George Lucas Educational Foundation
Teaching Strategies

Making Space for Thinking

February 9, 2015

I work with a whole bunch of teachers who are trying to implement PBL at different grade levels and different subject areas and they work so hard to create these totally amazing, well crafted problems for their students to solve. The best moment is when they present the challenge (either in print or verbally or through some nifty video or scenario they've created for just this occasion) and then they just...wait.  They don't talk.  They give the kids time to digest the "text," think about what they know (and don't know), and frame up their own questions about what they need to do next.  

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There's power to silence.  To waiting.  To not answering the question the first (or second or third) time it's asked. There's also power- destructive power- to answering too many questions too soon.  When we tell kids things that they can figure out on their own, we send the message that we don't think they really can figure these things out.  

But teachers become teachers because they want to help, right? I absolutely recognize that instinct to help and I respect it like crazy, but I often see teachers who are trying to do PBL and end up sabotaging their own efforts by stepping in too soon, or giving too much information, or answering when they should wait. It makes me sad for them and for their students because the time and energy expended on what could have been powerful learning is lost and the learned helplessness that kids pick up so quickly is reinforced.

Here are my favorite techniques for keepng my own mouth shut:

Eat a Bit-O-Honey. Remember Bit-O-Honey? Those sticky candies that we used to eat in the 70's and 80's- the ones that glued your teeth together? I've decided they're my favorite pedagogical tool because when you eat one, you can't talk for at least a couple of minutes.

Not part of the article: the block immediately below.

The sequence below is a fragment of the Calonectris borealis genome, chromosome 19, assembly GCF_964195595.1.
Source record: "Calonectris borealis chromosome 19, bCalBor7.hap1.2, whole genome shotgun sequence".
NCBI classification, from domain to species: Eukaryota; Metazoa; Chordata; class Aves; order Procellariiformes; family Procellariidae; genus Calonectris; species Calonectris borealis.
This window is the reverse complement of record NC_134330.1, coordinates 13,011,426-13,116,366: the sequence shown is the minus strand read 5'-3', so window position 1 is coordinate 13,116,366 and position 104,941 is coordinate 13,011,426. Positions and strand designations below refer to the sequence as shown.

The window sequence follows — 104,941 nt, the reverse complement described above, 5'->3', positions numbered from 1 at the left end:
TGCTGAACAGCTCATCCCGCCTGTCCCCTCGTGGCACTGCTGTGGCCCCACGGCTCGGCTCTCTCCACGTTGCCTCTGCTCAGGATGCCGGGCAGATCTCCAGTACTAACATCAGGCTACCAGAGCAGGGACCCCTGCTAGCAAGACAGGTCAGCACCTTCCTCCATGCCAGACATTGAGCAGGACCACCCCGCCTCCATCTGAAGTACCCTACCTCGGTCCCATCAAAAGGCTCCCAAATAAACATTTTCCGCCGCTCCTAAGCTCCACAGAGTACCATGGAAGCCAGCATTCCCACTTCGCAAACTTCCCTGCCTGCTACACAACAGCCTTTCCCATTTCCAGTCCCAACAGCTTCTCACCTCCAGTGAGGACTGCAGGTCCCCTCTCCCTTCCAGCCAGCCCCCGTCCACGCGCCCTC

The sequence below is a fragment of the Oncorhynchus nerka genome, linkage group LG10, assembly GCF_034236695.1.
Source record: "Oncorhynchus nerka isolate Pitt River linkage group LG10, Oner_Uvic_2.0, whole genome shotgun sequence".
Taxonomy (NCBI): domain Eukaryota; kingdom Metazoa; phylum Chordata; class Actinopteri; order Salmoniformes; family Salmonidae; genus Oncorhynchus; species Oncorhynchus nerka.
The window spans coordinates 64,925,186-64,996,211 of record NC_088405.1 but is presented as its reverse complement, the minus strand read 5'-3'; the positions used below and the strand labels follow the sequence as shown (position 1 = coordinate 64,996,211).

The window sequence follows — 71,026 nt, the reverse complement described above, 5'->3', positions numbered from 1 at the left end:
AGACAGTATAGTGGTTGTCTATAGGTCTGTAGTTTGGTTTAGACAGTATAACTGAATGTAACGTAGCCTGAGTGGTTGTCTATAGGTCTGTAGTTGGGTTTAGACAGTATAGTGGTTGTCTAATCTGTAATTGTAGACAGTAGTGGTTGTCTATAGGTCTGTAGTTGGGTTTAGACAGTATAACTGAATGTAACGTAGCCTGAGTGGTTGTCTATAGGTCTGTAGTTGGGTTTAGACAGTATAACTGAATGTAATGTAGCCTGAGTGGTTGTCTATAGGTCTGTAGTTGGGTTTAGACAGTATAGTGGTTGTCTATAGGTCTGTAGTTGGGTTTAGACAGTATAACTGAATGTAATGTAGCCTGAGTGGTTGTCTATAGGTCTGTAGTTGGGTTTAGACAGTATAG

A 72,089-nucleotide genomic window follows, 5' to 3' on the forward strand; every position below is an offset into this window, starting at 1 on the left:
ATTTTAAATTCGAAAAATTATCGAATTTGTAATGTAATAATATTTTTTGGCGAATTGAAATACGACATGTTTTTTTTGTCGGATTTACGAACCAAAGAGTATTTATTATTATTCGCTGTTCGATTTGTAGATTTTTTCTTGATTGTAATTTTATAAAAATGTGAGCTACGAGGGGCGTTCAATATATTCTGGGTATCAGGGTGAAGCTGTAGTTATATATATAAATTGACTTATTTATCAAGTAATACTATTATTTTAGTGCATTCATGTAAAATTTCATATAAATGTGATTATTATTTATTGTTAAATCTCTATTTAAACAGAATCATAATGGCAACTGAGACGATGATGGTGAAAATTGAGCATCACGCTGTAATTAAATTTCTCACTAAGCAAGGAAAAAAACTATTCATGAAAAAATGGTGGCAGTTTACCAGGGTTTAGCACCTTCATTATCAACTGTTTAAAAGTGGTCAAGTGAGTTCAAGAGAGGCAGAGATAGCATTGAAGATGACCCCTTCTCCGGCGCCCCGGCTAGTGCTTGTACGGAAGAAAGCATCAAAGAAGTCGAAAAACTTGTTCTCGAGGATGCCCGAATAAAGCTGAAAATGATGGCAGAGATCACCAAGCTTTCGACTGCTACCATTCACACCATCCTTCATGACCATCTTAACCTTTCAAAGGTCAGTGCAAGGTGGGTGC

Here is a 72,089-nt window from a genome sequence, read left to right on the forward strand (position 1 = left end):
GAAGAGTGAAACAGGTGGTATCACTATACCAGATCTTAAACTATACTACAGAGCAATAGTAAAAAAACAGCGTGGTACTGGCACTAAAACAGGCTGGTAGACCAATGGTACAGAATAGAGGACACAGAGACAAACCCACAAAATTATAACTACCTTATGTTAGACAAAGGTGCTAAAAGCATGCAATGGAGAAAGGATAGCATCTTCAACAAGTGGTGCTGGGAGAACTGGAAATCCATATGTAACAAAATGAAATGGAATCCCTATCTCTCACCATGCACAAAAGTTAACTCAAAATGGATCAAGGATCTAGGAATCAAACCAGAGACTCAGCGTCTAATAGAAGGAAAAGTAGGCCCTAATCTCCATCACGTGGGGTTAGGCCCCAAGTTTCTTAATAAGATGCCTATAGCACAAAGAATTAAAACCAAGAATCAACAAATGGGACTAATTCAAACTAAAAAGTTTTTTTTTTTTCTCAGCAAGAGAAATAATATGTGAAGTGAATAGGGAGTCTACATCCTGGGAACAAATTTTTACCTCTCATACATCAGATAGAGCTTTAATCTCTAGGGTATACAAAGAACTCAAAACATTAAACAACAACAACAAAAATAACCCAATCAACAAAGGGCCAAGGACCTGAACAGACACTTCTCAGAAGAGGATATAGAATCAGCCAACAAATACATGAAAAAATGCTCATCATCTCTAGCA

Get your Ohm on.  Take a page from our mindfulness practitioners and use those moments to breath.  To notice.  To really watch what's happening in the room with a spirit of unanxious expectation.  Give yourself that time to take 10 good breaths- deep ones that you feel in your bones.

3-then-Me  Need more of a structure for your waiting? There's an old standby that still works great- "Ask 3 and then me." Require students to take their question to 3 peers (and get signatures to prove it) before they can bring it to you.  They'll be surprised at how much expertise is already in the room- and so will you!

Absorb and deflect- answer the question- but with another question. "I don't know, where are the scissors?" "That's a great question.  I wonder what the answer is?" "How could you find that out?" "What does it say in the challenge?" "Who might know the answer to that question?" "That is quite a problem.  I can't wait to see how you solve it.  Where can you start?" Absorb and deflect, my friends.  Absorb and deflect.

The key to all of these is to stay present.  This isn't the moment to catch up on paperwork.  They need to see that you're still a part of the equation, if for no other reason than they're counting on you to keep them safe.  So what about those moments when you do need to answer a question? How do know when you're looking at one of those? 

I used to have a yoga teacher who told us that the first two times we thought of leaving a pose, we should just stay. No reason to go anywhere just because of a passing thought.  The third time, we should notice what it was that was driving us to want to leave the pose- discomfort, boredom, anxiety- and then...stay in the pose.  The fourth time? We could start thinking about the "how" of leaving the pose and the fifth time? Well, then and only then could we leave the pose.  

The same idea applies to questions.  If you think you should answer, don't.  If you really think you should answer...don't.  For me, it's usually about the third time I think "I really need to drop some information here because they're so going down the wrong path," that they arrive at the answer I was going to give them all on their own. If I wait until I'm really, really, really sure that they need me, then I know that my choice to step in is a good one.  (Obviously issues of safety- emotional and physical- require an immediate intervention.) 

How do you remind yourself to stay quiet so kids can figure it out? 

This piece was originally submitted to our community forums by a reader. Due to audience interest, we've preserved it. The opinions expressed here are the writer's own.

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